Accusing Republican Speaker of the House Paul Ryan of thwarting the will of the public by attempting to block lawmakers' efforts to restore overwhelmingly popular net neutrality protections—which will officially be repealed on June 11th—the entire Senate Democratic caucus sent a letter to Ryan on Thursday demanding that he end his "obstruction" and immediately schedule a vote to preserve the open internet.
"It is essential that you take this step to protect middle-class families, consumers, farmers, communities of color, entrepreneur, and all who rely on the free and open internet."
"It is incumbent on the House of Representatives to listen to the voices of consumers, including the millions of Americans who supported the FCC's 2015 net neutrality order, and keep the internet free and open for all," the Senate Democrats write, urging Ryan to take up a Congressional Review Act (CRA) measure they passed last month with the help of three Republicans.
"The rules that this resolution would restore were enacted by the FCC in 2015 to prevent broadband providers from blocking, slowing down, prioritizing, or otherwise unfairly discriminating against internet traffic that flows across their networks," the Democrats note. "It is essential that you take this step to protect middle-class families, consumers, farmers, communities of color, entrepreneur, and all who rely on the free and open internet."
21 days ago, we proved @AjitPaiFCC and the special interests wrong and passed the resolution to save #NetNeutrality in the Senate. We can do it again in the House.— Ed Markey (@SenMarkey) June 7, 2018
Today, the entire Senate Democratic Caucus and I are demanding that @SpeakerRyan immediately hold a vote. pic.twitter.com/vHaWE0McMk
The senators' letter comes as House Democrats are gathering signatures for a discharge petition that would force a vote on the CRA, whether Ryan wants one or not. Given that the vast majority of GOP lawmakers have opposed net neutrality despite its popularity among their constituents, Ryan likely doesn't want his colleagues to go on the record against the open internet ahead of November's crucial midterms.
"If the CRA resolution doesn't get a vote this year, it dies when the new Congress comes into session."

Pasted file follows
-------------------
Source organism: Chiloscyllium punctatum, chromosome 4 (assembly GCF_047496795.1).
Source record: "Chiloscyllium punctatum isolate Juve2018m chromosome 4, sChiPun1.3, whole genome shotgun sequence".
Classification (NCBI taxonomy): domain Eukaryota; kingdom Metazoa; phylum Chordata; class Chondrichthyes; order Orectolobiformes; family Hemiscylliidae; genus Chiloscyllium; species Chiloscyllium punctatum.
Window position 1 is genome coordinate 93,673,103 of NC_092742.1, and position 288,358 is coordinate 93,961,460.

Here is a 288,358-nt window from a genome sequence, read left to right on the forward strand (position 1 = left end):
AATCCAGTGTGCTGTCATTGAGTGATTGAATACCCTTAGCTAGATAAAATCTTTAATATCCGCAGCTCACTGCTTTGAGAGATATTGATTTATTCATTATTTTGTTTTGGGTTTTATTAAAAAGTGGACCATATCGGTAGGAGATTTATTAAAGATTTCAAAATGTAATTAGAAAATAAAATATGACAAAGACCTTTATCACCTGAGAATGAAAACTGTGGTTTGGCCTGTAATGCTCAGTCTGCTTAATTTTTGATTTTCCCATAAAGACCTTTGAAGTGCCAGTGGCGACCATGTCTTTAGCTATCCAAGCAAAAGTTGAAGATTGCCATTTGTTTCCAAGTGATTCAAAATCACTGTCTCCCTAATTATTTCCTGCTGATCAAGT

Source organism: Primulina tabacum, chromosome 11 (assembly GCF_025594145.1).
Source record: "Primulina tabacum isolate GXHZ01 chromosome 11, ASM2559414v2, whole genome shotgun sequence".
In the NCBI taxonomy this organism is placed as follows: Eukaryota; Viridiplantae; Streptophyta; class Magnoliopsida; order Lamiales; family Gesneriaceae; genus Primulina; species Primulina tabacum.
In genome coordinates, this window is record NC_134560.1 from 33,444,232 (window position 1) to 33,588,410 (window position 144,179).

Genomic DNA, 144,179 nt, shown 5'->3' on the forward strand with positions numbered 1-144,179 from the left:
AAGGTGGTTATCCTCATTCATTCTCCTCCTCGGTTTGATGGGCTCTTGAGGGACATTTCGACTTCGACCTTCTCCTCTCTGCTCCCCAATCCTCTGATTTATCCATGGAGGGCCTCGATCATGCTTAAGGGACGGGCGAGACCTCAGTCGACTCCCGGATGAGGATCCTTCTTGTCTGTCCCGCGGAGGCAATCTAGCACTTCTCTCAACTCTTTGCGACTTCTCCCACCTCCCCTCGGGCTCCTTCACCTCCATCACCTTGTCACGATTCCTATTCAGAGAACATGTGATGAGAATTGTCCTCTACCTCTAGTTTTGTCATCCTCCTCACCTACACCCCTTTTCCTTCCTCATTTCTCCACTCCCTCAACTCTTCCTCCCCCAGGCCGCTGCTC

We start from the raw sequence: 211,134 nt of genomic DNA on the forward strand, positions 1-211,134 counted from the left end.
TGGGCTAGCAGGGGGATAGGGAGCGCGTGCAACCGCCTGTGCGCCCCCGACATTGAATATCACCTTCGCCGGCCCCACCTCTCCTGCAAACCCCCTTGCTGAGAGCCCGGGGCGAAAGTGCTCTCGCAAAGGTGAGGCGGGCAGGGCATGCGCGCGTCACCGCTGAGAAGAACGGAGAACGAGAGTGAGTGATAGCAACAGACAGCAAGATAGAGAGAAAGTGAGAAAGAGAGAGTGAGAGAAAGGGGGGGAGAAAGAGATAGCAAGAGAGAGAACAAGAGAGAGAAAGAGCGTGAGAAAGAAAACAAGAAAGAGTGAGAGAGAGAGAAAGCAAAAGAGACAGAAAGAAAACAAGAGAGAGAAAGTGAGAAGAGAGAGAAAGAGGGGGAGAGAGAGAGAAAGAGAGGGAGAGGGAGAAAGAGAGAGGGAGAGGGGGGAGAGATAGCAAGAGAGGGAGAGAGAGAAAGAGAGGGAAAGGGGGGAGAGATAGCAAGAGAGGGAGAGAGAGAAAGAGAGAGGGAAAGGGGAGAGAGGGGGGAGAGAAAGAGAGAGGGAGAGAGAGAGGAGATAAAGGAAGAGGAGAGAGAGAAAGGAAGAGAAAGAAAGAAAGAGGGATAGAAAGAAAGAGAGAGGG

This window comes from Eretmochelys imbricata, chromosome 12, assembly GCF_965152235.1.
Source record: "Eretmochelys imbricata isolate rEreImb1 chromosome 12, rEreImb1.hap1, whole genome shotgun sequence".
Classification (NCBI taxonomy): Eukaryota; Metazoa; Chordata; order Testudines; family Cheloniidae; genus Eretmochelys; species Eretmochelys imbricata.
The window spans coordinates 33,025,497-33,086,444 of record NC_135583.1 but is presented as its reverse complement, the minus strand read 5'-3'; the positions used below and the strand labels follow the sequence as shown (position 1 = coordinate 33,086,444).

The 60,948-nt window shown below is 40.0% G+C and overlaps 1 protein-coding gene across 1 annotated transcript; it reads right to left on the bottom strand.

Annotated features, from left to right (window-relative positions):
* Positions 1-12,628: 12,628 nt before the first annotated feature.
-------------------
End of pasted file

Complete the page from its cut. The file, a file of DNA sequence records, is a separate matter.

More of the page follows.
—Battle for the Net
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As of this writing, the Democrats' discharge petition has around 175 of the 218 signatures needed to bring the CRA to the floor.
While the public is on their side, net neutrality supporters in Congress are racing against the clock.
"If the CRA resolution doesn't get a vote this year, it dies when the new Congress comes into session," the open internet coalition Battle for the Net observes, urging Americans to flood the phonelines and inboxes of their representatives.
Coinciding with the official implementation of FCC chair Ajit Pai's deeply unpopular net neutrality repeal plan on Monday, web defenders are holding a massive internet-wide day of action to channel public anger and pressure lawmakers to support the House resolution to restore the open internet.
While announcing their action plan for next week, open internet advocates made clear that they will make net neutrality a major campaign issue as midterms approach and vowed to ensure that lawmakers who fail to support the House CRA "regret it come election time."
"Activists and advocates in every district are already turning up the heat on anyone who sells out their constituents to line the pockets of AT&T, Comcast, and Verizon," Free Press Action Fund campaign director Candace Clement said in a statement on Wednesday. "Keeping the internet open is critical. It powers social movements, and provides a global platform for people of color, LGBTQ people and the most marginalized communities to tell their own stories, run their own businesses, and route around powerful gatekeepers."